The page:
Last week, I wrote a piece about what the Packers really ‘Lost’ in Free Agency and suggested they weren’t done in Free Agency. Not long after that, they signed Christine Michael and Ricky Jean-Francois, which also supported my ‘calculated, un-sexy’ claim. Overall, the moves so far have been moving the needle, albeit slowly, in the right direction.
While the offense really didn’t need much help after a borderline MVP season from Rodgers, the defense needed a clear upgrade. Thompson rarely, if ever, will pay top dollar for talent in Free Agency and will scour the proverbial bargain bin for talent, of which he is one of the best in the league. I look at how this method has changed the makeup of this defense moving forward and determine if it’s helped or hurt the Packers’ chances of getting back to the NFC Championship game.
The Defensive Line
What are the Packers going to do for depth during Guion’s suspension? Can they trust a rookie in Clark with a lion share of rushing downs snaps? Will they draft someone? These questions were all answered by signing Ricky Jean-Francois (RJF) in Free Agency.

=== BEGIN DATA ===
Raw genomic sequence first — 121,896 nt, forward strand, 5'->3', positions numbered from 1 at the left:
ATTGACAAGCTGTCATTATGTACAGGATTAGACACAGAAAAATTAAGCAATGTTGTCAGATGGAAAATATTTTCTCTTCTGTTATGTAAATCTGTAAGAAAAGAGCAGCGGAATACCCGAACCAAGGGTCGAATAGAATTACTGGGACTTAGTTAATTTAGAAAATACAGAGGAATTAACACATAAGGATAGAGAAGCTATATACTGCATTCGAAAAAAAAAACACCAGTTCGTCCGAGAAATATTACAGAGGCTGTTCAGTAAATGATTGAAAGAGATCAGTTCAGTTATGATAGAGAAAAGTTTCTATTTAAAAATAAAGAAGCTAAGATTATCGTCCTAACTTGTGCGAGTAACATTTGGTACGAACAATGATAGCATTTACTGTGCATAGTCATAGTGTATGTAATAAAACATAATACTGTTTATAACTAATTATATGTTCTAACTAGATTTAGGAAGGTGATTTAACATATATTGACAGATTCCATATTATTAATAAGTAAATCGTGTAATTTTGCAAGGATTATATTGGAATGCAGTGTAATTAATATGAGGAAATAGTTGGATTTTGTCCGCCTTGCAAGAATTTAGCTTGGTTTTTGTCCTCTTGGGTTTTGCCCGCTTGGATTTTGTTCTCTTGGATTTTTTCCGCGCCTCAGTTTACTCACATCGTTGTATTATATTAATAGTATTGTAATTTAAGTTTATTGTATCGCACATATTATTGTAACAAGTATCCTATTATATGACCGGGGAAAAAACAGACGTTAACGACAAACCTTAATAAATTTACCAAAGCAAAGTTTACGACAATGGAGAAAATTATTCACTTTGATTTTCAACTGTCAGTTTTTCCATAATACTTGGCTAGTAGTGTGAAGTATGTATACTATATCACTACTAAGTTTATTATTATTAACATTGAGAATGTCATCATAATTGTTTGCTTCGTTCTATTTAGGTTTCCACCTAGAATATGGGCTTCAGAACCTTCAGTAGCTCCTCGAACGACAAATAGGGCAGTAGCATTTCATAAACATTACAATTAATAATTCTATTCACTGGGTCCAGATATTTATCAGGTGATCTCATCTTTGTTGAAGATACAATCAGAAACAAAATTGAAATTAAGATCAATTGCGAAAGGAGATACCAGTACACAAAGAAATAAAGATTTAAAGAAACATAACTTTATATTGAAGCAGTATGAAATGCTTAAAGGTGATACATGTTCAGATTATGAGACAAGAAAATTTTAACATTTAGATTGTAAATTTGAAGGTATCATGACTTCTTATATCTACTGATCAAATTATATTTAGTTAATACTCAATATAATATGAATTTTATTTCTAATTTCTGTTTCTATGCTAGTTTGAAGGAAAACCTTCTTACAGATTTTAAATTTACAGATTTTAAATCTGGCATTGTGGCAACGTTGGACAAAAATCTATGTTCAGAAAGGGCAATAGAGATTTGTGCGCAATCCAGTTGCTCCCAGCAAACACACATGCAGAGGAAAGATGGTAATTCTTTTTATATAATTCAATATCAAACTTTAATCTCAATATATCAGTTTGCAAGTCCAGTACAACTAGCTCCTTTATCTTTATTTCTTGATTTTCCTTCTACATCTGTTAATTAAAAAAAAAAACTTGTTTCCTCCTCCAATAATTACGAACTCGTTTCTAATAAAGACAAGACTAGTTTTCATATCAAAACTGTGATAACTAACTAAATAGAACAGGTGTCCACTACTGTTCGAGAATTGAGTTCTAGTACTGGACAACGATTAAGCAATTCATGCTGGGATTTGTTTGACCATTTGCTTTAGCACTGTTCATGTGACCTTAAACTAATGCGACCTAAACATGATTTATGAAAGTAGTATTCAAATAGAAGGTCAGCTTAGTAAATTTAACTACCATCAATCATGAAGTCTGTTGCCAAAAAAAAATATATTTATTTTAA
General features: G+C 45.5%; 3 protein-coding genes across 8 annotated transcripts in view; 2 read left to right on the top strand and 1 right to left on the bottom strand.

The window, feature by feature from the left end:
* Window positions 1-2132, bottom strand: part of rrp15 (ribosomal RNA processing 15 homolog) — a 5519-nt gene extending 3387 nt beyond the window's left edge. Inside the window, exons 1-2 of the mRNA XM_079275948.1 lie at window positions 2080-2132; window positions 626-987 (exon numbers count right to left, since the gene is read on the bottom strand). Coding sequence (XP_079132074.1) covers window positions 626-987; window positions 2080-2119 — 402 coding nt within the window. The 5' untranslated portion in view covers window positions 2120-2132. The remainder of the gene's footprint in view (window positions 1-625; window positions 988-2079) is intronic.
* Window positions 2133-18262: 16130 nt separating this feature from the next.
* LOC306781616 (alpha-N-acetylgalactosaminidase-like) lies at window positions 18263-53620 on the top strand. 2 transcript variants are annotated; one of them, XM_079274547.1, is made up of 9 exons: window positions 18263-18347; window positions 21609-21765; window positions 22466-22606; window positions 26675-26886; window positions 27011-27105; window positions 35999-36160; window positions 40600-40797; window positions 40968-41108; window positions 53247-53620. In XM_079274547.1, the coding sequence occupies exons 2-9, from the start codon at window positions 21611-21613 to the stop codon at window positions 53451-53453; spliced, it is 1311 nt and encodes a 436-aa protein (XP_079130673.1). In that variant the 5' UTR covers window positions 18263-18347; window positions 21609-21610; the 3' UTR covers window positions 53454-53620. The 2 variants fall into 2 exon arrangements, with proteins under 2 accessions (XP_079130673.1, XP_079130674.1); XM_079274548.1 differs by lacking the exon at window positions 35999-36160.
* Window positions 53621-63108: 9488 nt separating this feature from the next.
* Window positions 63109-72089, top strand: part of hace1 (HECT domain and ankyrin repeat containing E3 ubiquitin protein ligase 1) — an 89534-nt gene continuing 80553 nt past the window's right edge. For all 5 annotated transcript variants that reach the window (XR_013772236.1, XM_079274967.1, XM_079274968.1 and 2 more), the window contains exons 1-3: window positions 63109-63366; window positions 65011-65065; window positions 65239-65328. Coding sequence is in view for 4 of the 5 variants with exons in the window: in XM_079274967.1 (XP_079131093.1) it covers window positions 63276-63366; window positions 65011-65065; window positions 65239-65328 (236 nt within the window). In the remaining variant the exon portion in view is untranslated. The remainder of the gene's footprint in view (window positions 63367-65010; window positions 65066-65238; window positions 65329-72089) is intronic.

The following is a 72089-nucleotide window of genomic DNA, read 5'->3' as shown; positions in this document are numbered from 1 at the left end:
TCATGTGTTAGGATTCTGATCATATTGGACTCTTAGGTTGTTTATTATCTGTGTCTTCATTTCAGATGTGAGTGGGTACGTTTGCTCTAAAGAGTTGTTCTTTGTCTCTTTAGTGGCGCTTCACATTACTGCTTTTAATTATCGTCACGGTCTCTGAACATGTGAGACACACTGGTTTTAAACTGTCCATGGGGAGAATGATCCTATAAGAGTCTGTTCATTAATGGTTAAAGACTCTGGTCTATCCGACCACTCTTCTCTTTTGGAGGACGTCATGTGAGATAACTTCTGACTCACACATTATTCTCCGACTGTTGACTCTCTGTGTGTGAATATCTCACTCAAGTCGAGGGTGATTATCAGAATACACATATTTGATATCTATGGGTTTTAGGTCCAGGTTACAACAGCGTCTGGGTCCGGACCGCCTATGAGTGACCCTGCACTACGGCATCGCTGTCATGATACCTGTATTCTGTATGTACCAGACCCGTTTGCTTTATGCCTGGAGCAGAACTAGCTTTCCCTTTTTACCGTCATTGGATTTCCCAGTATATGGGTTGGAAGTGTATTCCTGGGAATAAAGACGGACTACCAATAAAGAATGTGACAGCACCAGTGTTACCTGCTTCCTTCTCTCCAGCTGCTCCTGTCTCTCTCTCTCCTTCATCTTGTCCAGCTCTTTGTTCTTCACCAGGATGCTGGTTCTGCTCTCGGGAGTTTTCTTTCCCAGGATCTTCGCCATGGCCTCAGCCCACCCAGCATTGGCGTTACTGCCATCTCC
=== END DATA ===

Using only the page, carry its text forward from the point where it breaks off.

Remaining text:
RJF is a run stuffer extraordinaire, who brings a certain edge on defense. He amassed 32 tackles as a primary run defender with his hand in the dirt 3-4 defense playing less than 40% of snaps. Those are pretty darn good numbers in a part time role. While the pick up isn’t sexy, it was necessary.
RJF will likely be a ‘starter’ because of his early down efficiency, but don’t expect him to beat out the snap percentages of Daniels or Clark. He isn’t much of a pass rusher, and will likely be part of a revolving door on the line. This will open the door for more pass rushing attempts for Clark and more importantly, Daniels.
During the 2016 season, the Packers pass rush was inconsistent, and a lot of it had to do with Daniels sitting on the bench on 3rd downs, as seen by his down-by-down splits. He is by far the team’s best interior rusher, and was utilized primarily as a run defender on 1st and 2nd downs. While his run defense is stout, it is a gross misuse of his talents as a pass rusher. Hopefully, adding another stout run defender, in addition to Guion’s week 5 return, will open the door to more 3rd down snaps for Daniels to wreak havoc. Essentially, by adding RJF, they turned a draft need into a strength. There’s a lot to be said for that.